Food & Agribusiness

"Those well versed in food and agriculture production and the international implications of agriculture to our global food economy will be sought after." DR THERESA CRAIG, PRESIDENT OF THE AGRIBUSINESS ASSOCIATION OF AUSTRALIA

The business of food and agriculture is thriving. Australia’s food and agriculture industries (farming, production and distribution to food product innovations and initiatives) are significant and rapidly expanding sectors of the economy. The complete agricultural supply chain – including food product innovation and affiliated food industry partners – provides over 1.6 million jobs.

The food industry continues to prosper, accounting for 15% of all Australian jobs. With an excellent international reputation for efficiency, reliability and sustainability, Australia’s food industry is poised to meet new challenges in food security, better human nutrition and environmental sustainability into the future. Key priorities are to produce food that is healthy and safe, produced with the least possible environmental insult. This requires skills in business, technology and management across all parts of the food supply chain.

Agribusiness is the business of food production and supply. At the farming level it includes the production, processing and supply of agricultural goods, as well as the by-products of farming, including fuels derived from farm waste. Agribusiness also reaches beyond the farm to include all aspects of bringing food to consumers: food preservation and storage, processing and manufacturing of food products, business strategy and financial support, food transport, sales and promotion. This post farm-gate agribusiness sector has grown exponentially in recent years, as food product innovation and value-adding activities move off the farm. The size of the food processing and agricultural product input sectors has increased to the point where they now account for approximately 12% of Australia’s GDP.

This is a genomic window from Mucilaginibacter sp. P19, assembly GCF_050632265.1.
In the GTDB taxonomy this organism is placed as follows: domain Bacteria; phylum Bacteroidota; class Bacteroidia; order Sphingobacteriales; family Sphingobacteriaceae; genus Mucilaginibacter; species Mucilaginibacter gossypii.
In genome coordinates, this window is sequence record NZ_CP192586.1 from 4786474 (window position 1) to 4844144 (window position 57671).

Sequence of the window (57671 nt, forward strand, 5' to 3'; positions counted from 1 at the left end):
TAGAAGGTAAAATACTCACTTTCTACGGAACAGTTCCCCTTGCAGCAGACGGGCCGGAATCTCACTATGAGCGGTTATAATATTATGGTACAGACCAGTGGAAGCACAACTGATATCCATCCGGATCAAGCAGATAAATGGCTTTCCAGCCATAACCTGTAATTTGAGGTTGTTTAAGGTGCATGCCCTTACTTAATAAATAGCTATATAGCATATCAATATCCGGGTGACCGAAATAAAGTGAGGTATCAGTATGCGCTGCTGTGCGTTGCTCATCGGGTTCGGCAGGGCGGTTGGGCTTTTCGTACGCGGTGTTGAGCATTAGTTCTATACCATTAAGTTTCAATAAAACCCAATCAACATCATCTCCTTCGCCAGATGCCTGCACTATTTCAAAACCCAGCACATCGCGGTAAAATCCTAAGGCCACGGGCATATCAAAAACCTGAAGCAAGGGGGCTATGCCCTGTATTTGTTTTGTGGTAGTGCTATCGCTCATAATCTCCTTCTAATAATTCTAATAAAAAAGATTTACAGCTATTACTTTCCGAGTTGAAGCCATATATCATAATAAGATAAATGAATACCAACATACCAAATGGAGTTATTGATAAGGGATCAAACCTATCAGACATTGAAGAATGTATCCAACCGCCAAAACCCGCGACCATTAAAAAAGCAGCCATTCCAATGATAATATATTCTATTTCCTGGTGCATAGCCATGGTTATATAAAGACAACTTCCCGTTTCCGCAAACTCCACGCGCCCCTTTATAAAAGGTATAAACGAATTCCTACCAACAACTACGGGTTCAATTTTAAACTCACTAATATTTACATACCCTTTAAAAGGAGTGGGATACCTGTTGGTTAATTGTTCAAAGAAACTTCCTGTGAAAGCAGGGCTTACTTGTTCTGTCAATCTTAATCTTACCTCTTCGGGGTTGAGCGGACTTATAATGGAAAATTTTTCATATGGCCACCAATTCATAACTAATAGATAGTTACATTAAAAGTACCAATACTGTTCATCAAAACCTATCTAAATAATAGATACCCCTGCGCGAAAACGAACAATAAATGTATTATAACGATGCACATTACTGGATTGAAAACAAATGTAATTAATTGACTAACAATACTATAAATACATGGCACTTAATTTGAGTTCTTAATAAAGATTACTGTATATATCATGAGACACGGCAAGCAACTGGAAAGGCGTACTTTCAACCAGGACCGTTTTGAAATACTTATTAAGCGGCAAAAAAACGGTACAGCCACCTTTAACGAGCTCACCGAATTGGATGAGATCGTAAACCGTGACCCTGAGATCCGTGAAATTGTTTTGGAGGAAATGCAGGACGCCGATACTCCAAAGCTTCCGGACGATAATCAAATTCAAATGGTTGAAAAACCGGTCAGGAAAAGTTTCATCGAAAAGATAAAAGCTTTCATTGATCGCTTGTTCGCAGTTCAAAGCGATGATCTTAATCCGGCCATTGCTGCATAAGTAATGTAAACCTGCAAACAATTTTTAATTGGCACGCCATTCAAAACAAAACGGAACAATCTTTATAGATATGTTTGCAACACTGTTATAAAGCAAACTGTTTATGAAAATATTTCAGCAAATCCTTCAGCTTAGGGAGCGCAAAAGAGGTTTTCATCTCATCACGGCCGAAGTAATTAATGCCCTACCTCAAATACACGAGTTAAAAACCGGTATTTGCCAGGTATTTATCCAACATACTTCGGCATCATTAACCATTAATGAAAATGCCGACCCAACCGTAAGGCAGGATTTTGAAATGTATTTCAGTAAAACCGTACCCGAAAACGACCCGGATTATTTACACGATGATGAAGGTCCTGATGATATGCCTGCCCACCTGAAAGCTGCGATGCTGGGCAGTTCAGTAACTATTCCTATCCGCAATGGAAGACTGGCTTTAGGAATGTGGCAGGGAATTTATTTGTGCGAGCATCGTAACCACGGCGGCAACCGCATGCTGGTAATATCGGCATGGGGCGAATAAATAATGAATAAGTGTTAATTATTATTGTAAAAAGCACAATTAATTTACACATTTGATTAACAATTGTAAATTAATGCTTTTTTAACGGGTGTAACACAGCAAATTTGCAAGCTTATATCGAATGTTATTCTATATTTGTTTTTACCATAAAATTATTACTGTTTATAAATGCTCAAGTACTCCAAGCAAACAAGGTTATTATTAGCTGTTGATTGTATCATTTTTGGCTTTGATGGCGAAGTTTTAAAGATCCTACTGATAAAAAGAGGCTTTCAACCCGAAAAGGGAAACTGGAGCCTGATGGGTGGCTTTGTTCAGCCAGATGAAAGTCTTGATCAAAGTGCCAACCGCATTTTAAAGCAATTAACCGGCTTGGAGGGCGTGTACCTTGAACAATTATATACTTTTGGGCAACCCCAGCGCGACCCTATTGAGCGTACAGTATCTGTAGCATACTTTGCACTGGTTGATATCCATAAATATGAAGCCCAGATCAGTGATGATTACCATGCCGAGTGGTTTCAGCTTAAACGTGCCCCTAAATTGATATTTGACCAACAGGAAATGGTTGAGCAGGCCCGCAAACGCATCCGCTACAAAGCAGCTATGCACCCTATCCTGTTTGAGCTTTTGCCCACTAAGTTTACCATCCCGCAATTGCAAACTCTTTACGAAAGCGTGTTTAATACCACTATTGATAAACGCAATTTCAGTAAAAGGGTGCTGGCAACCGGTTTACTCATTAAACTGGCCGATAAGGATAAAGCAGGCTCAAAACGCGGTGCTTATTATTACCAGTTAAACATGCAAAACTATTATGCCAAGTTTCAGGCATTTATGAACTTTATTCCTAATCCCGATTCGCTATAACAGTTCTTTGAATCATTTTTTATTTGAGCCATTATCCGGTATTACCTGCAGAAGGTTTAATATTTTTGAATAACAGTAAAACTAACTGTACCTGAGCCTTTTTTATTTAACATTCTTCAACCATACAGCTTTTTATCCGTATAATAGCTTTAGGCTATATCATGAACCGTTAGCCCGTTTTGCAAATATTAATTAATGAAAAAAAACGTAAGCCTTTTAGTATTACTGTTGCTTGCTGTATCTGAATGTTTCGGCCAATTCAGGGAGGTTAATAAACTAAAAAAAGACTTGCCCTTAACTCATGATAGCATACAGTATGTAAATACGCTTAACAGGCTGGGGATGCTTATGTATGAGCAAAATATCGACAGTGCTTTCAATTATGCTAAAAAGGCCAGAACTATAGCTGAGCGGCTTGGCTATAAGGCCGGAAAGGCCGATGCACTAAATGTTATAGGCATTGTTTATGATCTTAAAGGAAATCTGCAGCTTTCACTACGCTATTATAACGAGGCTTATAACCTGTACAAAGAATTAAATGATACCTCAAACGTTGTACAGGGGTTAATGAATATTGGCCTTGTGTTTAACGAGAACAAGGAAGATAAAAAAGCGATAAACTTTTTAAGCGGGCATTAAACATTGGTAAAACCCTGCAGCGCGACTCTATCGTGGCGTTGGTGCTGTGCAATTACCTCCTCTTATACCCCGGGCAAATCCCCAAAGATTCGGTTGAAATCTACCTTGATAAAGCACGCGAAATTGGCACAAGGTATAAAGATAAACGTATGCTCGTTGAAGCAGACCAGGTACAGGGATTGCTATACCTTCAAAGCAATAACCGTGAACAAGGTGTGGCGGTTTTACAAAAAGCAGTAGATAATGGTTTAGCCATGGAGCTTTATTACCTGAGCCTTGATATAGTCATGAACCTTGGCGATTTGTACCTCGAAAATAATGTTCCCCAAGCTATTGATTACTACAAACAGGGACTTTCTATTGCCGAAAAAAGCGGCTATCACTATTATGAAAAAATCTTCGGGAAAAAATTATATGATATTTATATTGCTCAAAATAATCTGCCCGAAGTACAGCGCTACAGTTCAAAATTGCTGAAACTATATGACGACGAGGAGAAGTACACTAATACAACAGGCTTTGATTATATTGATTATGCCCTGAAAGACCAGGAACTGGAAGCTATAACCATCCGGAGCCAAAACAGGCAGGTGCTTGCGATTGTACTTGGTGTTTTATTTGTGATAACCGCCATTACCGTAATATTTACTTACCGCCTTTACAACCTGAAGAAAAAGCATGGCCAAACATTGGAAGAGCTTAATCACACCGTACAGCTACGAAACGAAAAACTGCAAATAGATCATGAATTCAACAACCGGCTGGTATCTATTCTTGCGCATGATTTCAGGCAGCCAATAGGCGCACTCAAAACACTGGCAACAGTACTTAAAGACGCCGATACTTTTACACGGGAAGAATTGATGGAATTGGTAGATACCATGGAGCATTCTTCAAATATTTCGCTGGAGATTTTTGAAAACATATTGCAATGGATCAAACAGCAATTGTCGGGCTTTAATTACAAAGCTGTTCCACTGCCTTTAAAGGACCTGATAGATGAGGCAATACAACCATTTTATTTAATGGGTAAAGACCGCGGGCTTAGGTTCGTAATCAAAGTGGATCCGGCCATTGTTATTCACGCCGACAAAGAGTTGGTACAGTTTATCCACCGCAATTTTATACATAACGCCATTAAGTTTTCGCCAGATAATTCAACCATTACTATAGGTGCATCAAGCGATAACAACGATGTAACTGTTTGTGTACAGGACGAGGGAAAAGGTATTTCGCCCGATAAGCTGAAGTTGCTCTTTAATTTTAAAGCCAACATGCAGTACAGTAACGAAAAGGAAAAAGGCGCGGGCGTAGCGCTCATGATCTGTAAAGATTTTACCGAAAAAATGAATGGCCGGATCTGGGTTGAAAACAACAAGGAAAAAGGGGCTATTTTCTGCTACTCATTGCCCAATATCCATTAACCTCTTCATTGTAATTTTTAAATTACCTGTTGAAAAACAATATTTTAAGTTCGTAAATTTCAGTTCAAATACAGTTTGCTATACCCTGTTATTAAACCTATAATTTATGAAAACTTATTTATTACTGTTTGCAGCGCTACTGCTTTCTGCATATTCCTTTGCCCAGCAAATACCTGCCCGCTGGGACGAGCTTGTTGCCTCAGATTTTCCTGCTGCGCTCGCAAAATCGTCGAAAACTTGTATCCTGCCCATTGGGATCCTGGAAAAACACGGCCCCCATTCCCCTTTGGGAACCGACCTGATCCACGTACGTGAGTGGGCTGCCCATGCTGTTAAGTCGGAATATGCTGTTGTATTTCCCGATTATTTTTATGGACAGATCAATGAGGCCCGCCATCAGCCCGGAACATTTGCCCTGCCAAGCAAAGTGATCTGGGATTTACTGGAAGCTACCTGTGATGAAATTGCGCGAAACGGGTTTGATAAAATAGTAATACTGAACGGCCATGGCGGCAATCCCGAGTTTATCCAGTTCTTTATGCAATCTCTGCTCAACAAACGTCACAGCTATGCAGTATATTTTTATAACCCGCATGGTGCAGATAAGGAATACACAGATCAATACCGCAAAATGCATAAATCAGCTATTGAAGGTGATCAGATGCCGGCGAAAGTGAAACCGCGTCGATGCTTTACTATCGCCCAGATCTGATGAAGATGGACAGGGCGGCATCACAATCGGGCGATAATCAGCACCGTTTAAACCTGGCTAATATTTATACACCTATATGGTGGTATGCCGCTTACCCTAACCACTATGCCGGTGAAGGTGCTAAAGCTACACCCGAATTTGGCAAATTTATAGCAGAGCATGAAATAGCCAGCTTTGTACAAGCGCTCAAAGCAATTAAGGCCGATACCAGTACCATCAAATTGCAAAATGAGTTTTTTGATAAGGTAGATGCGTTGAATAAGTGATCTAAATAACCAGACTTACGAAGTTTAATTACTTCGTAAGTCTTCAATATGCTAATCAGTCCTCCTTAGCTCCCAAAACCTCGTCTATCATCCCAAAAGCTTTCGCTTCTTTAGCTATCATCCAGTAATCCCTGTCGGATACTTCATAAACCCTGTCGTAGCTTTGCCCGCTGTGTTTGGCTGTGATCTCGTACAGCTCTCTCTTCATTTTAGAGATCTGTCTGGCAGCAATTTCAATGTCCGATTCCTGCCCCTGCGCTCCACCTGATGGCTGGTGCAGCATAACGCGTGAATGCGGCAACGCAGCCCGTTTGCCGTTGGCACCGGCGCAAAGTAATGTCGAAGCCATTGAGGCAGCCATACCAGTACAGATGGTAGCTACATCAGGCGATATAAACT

Food and agribusiness are evolving fields that will continue to expand well into the future. With global efforts to improve the quantity, quality and security of food produced for a growing population, integration of knowledge and expertise across food, agriculture and business management is essential to meet these challenges in the years ahead.